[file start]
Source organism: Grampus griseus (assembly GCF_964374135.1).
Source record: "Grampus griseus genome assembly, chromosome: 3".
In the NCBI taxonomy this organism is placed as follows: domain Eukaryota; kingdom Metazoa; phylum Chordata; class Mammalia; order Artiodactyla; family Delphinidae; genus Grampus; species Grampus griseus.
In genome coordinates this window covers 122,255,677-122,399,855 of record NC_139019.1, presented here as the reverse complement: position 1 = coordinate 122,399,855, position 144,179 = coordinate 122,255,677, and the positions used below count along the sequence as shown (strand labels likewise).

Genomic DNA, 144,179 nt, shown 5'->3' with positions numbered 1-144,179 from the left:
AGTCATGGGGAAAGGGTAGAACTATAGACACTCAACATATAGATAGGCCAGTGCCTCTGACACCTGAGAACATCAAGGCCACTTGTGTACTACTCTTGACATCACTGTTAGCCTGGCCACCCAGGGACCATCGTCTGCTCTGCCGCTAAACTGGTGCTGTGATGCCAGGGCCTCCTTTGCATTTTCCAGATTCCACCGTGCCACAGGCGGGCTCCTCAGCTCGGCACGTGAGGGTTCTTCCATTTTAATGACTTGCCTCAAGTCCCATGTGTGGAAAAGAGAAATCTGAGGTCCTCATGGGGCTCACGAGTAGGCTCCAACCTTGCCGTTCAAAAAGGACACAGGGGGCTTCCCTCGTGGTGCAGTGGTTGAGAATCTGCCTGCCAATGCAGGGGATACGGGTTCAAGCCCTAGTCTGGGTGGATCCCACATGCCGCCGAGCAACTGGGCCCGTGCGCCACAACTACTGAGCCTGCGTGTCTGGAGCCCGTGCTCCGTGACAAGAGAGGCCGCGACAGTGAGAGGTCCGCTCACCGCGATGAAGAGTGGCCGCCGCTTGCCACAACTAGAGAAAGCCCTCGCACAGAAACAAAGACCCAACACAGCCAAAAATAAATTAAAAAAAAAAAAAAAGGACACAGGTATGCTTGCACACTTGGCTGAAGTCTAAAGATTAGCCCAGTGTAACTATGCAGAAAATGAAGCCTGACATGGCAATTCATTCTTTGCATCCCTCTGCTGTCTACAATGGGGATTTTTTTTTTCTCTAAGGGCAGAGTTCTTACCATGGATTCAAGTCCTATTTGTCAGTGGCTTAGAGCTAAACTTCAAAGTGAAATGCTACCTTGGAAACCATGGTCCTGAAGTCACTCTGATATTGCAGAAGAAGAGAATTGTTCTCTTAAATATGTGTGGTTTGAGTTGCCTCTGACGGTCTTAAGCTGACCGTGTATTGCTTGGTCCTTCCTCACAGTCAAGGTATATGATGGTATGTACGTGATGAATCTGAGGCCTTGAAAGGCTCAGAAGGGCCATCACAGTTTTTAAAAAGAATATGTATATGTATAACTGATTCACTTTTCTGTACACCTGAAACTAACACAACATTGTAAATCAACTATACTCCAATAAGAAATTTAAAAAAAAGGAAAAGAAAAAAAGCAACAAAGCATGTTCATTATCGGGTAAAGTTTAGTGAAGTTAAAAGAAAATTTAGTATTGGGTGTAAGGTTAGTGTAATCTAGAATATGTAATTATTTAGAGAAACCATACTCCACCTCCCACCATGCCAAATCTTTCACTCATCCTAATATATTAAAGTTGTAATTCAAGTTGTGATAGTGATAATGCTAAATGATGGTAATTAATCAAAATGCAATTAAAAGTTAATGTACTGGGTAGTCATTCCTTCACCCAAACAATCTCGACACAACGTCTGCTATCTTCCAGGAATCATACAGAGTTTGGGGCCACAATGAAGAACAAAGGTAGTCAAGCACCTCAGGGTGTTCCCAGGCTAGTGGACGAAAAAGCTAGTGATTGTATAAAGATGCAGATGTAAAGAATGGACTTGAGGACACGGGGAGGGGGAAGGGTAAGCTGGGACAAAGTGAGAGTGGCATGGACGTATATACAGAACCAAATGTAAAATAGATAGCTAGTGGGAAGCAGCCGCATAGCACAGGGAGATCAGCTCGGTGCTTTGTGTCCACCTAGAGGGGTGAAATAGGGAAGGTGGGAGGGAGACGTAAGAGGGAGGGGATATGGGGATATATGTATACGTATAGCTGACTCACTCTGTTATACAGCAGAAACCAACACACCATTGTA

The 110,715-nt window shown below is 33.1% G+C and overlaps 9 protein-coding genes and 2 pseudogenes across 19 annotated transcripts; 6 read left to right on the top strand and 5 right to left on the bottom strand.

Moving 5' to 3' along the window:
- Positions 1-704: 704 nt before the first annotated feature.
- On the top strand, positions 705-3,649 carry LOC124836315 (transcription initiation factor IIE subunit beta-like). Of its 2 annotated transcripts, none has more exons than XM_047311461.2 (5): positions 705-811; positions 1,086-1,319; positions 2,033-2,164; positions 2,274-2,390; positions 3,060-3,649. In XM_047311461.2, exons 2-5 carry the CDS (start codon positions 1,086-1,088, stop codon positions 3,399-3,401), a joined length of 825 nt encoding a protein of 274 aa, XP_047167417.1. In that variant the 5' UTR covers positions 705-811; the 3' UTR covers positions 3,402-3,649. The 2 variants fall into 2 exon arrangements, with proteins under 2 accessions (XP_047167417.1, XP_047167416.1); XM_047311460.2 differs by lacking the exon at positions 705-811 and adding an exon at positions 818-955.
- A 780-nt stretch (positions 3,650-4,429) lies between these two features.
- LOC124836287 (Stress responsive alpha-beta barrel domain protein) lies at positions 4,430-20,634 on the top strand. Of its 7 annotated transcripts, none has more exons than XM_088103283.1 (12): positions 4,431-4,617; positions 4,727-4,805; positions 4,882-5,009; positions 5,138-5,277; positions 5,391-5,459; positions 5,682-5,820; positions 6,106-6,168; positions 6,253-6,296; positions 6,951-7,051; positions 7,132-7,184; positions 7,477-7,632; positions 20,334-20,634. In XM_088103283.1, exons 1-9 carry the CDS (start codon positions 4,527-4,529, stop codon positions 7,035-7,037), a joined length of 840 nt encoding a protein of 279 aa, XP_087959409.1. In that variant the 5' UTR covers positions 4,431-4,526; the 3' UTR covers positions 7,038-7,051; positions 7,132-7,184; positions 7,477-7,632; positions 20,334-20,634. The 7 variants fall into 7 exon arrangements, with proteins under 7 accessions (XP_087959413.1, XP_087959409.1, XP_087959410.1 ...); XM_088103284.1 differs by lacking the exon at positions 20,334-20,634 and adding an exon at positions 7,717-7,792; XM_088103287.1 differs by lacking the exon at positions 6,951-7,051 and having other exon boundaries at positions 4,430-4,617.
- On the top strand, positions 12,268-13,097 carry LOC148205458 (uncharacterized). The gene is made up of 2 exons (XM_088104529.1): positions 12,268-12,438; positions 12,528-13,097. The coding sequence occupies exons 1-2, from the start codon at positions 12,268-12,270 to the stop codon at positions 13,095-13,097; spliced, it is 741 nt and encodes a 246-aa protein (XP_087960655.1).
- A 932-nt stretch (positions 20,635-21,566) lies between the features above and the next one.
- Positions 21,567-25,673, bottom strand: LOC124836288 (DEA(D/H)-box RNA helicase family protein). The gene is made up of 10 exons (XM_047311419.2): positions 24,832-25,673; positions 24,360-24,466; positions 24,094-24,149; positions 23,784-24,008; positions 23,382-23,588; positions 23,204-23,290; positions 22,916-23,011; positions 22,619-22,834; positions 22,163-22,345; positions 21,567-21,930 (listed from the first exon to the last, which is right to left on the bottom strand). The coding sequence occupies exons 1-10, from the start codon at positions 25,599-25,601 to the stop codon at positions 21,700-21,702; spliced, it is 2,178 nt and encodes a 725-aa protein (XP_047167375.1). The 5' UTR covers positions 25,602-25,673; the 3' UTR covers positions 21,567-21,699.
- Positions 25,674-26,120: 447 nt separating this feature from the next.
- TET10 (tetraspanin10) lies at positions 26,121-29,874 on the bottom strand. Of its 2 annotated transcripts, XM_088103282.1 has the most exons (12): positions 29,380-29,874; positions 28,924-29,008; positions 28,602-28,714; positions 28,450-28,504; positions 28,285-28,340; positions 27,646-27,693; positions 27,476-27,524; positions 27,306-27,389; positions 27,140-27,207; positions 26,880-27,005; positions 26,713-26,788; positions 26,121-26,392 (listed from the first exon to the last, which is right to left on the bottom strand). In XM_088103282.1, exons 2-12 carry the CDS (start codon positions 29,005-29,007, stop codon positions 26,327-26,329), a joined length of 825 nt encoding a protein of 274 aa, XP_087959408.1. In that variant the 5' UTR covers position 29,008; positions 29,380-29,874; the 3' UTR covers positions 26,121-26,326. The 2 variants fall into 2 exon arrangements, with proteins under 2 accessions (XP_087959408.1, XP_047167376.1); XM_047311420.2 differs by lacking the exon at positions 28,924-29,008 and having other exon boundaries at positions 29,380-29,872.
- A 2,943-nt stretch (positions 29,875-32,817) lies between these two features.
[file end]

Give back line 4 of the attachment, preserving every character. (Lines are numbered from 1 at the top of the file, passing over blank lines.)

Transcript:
In genome coordinates this window covers 122,255,677-122,399,855 of record NC_139019.1, presented here as the reverse complement: position 1 = coordinate 122,399,855, position 144,179 = coordinate 122,255,677, and the positions used below count along the sequence as shown (strand labels likewise).